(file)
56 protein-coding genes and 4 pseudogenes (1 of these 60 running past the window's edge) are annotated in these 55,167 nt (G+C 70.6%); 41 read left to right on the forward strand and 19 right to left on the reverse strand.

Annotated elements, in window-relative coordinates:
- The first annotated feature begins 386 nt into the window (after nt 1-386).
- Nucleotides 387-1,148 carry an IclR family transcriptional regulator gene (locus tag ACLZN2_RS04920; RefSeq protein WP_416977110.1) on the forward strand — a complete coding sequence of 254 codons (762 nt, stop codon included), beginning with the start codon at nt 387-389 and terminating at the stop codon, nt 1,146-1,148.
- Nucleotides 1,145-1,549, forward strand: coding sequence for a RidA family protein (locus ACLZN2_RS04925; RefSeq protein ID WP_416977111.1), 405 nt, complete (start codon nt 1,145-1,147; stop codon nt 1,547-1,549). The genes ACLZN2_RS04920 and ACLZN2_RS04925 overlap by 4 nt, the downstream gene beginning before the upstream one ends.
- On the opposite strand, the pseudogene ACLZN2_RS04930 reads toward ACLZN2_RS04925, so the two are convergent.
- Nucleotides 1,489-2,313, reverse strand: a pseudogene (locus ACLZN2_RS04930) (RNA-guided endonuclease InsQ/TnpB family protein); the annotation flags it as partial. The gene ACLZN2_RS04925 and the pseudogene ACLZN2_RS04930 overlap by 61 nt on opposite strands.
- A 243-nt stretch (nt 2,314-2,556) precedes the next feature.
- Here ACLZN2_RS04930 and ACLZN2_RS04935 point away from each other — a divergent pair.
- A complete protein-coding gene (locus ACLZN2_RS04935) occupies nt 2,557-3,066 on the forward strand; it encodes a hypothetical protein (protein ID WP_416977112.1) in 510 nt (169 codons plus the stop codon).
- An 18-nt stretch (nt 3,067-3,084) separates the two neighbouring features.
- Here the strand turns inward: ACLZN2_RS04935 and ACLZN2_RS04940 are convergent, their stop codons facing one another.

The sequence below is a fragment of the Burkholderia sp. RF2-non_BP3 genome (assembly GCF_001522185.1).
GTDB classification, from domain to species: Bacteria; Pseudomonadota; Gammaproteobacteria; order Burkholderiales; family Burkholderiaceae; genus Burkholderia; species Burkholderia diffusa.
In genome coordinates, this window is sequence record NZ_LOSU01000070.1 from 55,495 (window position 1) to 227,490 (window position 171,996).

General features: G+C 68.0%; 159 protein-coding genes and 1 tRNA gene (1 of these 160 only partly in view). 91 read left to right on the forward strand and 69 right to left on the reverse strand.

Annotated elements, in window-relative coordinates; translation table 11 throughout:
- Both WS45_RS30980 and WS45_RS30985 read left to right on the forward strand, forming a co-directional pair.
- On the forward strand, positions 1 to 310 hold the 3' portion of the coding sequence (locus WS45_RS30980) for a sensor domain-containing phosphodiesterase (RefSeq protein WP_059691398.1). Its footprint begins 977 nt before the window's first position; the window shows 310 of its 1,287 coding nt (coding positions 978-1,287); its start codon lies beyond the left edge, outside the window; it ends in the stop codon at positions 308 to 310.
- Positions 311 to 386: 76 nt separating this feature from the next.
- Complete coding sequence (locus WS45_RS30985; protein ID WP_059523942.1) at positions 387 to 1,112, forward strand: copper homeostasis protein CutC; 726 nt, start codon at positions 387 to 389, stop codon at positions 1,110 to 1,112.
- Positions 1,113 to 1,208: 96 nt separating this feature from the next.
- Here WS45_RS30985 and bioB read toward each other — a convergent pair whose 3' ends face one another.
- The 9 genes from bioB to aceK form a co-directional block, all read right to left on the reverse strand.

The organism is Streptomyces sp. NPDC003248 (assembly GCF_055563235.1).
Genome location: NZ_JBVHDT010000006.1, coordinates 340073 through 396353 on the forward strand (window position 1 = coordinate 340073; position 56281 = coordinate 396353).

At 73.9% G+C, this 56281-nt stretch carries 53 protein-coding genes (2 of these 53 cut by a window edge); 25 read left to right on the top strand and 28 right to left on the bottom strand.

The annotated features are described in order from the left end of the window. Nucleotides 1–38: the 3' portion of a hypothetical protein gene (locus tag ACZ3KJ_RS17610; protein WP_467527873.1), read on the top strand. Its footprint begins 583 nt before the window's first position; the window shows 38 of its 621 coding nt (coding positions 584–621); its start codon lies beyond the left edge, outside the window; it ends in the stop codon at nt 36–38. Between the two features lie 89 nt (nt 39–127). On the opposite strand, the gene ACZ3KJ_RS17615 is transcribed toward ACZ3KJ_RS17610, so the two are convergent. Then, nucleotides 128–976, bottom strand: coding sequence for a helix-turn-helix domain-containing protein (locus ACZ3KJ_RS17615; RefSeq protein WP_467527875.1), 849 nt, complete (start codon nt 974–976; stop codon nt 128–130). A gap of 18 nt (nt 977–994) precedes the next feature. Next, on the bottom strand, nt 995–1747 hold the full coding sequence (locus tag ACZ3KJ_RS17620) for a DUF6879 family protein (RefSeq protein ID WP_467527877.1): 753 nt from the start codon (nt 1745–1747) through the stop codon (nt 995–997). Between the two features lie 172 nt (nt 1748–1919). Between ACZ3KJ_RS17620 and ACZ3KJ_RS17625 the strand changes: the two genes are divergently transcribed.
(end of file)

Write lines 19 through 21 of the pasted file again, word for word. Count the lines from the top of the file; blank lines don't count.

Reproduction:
- On the forward strand, positions 1 to 310 hold the 3' portion of the coding sequence (locus WS45_RS30980) for a sensor domain-containing phosphodiesterase (RefSeq protein WP_059691398.1). Its footprint begins 977 nt before the window's first position; the window shows 310 of its 1,287 coding nt (coding positions 978-1,287); its start codon lies beyond the left edge, outside the window; it ends in the stop codon at positions 308 to 310.
- Positions 311 to 386: 76 nt separating this feature from the next.
- Complete coding sequence (locus WS45_RS30985; protein ID WP_059523942.1) at positions 387 to 1,112, forward strand: copper homeostasis protein CutC; 726 nt, start codon at positions 387 to 389, stop codon at positions 1,110 to 1,112.